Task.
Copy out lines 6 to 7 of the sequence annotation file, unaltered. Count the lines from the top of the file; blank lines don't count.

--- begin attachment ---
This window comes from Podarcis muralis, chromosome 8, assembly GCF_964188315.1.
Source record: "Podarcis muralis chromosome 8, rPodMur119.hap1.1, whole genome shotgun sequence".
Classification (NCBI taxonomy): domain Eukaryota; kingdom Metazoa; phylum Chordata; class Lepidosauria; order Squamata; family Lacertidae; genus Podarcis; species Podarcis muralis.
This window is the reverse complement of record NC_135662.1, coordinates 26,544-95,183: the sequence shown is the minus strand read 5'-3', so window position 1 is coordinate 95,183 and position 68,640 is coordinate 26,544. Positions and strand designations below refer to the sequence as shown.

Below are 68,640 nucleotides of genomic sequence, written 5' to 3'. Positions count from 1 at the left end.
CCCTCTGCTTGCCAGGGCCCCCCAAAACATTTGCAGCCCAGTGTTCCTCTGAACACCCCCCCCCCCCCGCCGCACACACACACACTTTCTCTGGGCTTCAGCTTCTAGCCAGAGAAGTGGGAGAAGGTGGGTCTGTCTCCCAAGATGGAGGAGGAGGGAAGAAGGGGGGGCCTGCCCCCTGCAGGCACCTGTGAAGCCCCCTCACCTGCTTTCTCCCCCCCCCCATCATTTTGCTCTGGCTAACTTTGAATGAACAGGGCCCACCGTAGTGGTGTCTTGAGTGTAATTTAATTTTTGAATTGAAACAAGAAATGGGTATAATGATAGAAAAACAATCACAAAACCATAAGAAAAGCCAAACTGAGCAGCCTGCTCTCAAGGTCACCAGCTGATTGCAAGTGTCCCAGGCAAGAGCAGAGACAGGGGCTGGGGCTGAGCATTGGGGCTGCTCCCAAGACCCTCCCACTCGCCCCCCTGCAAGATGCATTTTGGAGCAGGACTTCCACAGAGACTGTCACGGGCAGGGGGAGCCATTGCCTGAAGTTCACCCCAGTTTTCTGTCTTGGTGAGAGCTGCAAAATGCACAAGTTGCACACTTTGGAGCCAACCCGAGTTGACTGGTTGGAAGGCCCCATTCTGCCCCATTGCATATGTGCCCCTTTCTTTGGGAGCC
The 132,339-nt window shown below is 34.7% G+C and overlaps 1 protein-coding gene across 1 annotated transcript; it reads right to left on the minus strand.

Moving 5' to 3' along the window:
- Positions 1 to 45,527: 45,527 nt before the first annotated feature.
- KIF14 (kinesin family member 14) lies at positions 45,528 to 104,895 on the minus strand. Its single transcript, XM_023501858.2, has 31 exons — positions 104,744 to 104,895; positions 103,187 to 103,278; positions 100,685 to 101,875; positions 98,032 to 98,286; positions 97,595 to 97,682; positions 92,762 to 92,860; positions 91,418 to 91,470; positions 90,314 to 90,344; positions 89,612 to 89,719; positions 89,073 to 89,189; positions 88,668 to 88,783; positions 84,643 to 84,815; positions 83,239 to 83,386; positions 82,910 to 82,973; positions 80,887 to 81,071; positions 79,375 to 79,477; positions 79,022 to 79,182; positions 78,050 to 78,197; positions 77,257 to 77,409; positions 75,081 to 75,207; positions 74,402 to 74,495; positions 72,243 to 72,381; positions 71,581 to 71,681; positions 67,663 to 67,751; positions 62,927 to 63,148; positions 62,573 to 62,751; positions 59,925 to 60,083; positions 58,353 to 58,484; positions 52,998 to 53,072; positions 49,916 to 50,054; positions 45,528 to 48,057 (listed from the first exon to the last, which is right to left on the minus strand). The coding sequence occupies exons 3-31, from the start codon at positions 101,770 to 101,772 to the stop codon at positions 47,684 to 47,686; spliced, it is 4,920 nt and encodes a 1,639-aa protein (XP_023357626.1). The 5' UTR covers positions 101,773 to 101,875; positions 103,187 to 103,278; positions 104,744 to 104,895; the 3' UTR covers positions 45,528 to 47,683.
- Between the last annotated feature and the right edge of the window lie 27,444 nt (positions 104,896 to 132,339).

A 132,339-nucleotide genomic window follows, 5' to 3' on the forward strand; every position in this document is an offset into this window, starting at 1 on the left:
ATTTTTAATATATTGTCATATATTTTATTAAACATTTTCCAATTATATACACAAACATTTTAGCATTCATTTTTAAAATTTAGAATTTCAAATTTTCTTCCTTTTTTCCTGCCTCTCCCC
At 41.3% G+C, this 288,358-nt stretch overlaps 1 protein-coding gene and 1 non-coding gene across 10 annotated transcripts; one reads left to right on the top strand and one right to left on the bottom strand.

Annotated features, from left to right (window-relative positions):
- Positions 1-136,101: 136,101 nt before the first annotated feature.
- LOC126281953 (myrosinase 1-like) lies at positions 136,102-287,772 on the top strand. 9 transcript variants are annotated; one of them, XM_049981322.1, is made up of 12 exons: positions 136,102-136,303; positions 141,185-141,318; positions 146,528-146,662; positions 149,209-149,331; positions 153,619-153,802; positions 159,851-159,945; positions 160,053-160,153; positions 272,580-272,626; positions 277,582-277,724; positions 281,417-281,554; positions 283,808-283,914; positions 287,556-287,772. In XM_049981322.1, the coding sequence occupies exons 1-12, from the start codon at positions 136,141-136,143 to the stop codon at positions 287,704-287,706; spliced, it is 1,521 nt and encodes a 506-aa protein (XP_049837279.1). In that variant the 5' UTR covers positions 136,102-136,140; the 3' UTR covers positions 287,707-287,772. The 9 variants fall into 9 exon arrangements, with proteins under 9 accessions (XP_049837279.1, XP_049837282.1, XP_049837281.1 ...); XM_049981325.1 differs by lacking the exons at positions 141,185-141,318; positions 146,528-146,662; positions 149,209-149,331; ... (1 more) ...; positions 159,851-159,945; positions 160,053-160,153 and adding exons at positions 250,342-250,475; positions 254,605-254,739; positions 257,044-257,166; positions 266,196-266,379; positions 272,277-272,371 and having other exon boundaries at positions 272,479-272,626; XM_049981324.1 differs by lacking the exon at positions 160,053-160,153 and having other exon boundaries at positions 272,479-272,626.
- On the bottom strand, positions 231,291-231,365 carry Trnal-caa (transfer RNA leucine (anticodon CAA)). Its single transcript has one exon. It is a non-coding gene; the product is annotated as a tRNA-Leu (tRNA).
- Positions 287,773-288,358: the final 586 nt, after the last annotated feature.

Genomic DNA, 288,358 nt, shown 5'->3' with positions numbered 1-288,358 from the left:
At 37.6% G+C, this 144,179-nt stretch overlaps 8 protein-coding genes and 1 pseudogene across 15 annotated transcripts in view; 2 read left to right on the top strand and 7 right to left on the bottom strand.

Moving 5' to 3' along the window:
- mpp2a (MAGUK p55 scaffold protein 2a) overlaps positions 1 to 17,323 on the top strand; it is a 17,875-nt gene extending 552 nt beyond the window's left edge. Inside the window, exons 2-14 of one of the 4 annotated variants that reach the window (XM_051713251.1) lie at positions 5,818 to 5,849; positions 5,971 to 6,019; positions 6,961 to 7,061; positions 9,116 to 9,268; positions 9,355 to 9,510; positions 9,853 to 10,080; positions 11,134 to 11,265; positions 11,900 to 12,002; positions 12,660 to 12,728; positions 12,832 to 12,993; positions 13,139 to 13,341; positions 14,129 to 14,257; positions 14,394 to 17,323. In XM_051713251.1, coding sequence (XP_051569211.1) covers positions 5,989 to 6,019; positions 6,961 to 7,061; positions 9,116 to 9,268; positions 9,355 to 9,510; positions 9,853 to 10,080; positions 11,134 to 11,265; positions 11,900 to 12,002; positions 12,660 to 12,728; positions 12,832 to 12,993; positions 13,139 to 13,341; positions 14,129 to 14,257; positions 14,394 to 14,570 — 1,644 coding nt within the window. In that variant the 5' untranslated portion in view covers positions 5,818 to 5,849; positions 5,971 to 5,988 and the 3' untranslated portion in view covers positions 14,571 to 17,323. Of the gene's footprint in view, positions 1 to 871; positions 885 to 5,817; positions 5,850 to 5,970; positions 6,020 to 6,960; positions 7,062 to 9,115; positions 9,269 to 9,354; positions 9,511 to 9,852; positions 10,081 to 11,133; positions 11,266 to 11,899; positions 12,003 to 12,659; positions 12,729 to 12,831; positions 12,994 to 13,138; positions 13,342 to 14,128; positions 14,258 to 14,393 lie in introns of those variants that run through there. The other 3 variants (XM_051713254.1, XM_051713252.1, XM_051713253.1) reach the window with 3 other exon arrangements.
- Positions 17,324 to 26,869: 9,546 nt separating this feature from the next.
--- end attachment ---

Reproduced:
CCCTCTGCTTGCCAGGGCCCCCCAAAACATTTGCAGCCCAGTGTTCCTCTGAACACCCCCCCCCCCCCGCCGCACACACACACACTTTCTCTGGGCTTCAGCTTCTAGCCAGAGAAGTGGGAGAAGGTGGGTCTGTCTCCCAAGATGGAGGAGGAGGGAAGAAGGGGGGGCCTGCCCCCTGCAGGCACCTGTGAAGCCCCCTCACCTGCTTTCTCCCCCCCCCCATCATTTTGCTCTGGCTAACTTTGAATGAACAGGGCCCACCGTAGTGGTGTCTTGAGTGTAATTTAATTTTTGAATTGAAACAAGAAATGGGTATAATGATAGAAAAACAATCACAAAACCATAAGAAAAGCCAAACTGAGCAGCCTGCTCTCAAGGTCACCAGCTGATTGCAAGTGTCCCAGGCAAGAGCAGAGACAGGGGCTGGGGCTGAGCATTGGGGCTGCTCCCAAGACCCTCCCACTCGCCCCCCTGCAAGATGCATTTTGGAGCAGGACTTCCACAGAGACTGTCACGGGCAGGGGGAGCCATTGCCTGAAGTTCACCCCAGTTTTCTGTCTTGGTGAGAGCTGCAAAATGCACAAGTTGCACACTTTGGAGCCAACCCGAGTTGACTGGTTGGAAGGCCCCATTCTGCCCCATTGCATATGTGCCCCTTTCTTTGGGAGCC
The 132,339-nt window shown below is 34.7% G+C and overlaps 1 protein-coding gene across 1 annotated transcript; it reads right to left on the minus strand.